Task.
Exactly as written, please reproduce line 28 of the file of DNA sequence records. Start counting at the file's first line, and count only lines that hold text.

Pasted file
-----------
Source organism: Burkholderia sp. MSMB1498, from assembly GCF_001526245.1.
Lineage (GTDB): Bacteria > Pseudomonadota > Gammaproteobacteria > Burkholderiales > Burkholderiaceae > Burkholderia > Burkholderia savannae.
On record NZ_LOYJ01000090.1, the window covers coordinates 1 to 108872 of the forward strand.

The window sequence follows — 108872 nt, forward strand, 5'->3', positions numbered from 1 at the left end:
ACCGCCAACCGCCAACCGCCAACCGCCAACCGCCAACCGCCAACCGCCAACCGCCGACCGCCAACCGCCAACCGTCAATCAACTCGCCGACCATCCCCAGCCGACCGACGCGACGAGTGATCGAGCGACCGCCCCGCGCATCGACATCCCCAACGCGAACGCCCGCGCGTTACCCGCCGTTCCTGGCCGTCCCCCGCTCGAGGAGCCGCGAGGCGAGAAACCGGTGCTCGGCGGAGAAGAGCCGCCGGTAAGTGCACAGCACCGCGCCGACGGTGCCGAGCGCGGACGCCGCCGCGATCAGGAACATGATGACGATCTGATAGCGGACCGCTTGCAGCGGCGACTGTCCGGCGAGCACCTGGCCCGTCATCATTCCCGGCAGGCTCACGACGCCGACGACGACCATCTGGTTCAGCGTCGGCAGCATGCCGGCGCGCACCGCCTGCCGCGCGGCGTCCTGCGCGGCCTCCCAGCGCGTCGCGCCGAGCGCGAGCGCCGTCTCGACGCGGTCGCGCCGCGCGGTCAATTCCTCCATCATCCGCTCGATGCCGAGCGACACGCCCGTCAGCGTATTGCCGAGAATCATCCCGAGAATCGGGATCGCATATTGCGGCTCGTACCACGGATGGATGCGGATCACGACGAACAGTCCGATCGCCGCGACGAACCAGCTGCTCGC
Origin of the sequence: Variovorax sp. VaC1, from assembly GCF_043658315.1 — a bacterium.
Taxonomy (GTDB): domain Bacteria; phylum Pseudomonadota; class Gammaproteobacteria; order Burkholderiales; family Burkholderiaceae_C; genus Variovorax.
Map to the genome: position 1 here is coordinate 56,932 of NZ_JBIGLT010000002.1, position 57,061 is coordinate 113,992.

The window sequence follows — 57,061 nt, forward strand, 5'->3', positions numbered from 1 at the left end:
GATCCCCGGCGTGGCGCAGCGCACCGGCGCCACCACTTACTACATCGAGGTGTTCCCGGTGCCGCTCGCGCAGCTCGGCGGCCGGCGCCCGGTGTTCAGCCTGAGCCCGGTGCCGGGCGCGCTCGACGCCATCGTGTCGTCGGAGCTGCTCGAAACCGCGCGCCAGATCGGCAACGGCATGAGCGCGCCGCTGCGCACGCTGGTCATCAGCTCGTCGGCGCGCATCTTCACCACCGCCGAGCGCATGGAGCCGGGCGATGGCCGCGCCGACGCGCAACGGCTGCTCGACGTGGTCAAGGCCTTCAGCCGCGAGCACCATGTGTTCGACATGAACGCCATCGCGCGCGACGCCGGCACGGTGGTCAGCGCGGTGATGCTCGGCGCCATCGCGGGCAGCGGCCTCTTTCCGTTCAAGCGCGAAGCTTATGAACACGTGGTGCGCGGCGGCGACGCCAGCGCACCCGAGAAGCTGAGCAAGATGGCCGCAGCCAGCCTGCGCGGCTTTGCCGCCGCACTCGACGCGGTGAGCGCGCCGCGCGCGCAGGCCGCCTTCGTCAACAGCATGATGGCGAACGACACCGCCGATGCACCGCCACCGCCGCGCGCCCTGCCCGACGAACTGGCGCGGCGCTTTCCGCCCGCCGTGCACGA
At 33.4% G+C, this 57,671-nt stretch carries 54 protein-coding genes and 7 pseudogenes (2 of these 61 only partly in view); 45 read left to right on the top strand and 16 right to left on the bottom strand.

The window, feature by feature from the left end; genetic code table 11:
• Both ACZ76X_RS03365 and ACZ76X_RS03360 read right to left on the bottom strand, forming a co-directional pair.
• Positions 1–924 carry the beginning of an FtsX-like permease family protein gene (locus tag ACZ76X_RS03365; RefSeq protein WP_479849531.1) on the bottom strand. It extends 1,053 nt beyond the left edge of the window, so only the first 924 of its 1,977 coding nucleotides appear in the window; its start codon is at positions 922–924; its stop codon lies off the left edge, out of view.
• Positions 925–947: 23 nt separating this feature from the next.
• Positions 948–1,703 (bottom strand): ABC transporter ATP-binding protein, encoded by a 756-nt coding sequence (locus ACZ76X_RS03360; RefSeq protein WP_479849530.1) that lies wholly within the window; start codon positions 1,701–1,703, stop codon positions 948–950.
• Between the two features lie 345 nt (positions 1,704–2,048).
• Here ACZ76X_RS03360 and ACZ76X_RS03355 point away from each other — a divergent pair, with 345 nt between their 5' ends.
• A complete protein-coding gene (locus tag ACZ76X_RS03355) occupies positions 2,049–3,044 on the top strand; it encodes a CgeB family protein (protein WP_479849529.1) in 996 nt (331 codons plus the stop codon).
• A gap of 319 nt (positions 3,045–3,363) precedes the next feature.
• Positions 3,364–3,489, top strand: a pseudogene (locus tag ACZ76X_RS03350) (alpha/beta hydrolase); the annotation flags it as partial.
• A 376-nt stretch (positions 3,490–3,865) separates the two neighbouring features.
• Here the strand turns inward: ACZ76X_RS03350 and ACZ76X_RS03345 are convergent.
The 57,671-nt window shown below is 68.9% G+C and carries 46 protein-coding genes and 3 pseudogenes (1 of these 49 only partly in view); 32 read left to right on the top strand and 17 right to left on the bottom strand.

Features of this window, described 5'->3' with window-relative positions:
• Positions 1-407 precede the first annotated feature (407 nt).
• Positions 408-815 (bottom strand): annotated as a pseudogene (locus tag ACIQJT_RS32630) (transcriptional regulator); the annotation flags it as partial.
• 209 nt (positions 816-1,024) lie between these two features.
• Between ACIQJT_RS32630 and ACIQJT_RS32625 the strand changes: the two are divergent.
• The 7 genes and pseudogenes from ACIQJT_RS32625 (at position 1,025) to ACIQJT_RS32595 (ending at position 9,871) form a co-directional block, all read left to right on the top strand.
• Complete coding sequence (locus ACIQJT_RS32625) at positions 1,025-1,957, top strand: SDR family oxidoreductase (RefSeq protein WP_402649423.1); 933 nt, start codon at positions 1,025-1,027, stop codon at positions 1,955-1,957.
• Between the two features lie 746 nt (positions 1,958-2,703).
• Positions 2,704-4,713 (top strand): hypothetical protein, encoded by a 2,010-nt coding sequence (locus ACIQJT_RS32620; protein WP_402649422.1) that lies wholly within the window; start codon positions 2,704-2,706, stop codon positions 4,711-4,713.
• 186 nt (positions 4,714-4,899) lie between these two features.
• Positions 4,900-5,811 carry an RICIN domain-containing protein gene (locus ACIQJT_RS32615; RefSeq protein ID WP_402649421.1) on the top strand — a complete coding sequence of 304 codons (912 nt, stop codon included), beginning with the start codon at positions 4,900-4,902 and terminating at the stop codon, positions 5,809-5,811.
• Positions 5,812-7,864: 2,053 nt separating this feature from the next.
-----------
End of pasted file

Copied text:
• 209 nt (positions 816-1,024) lie between these two features.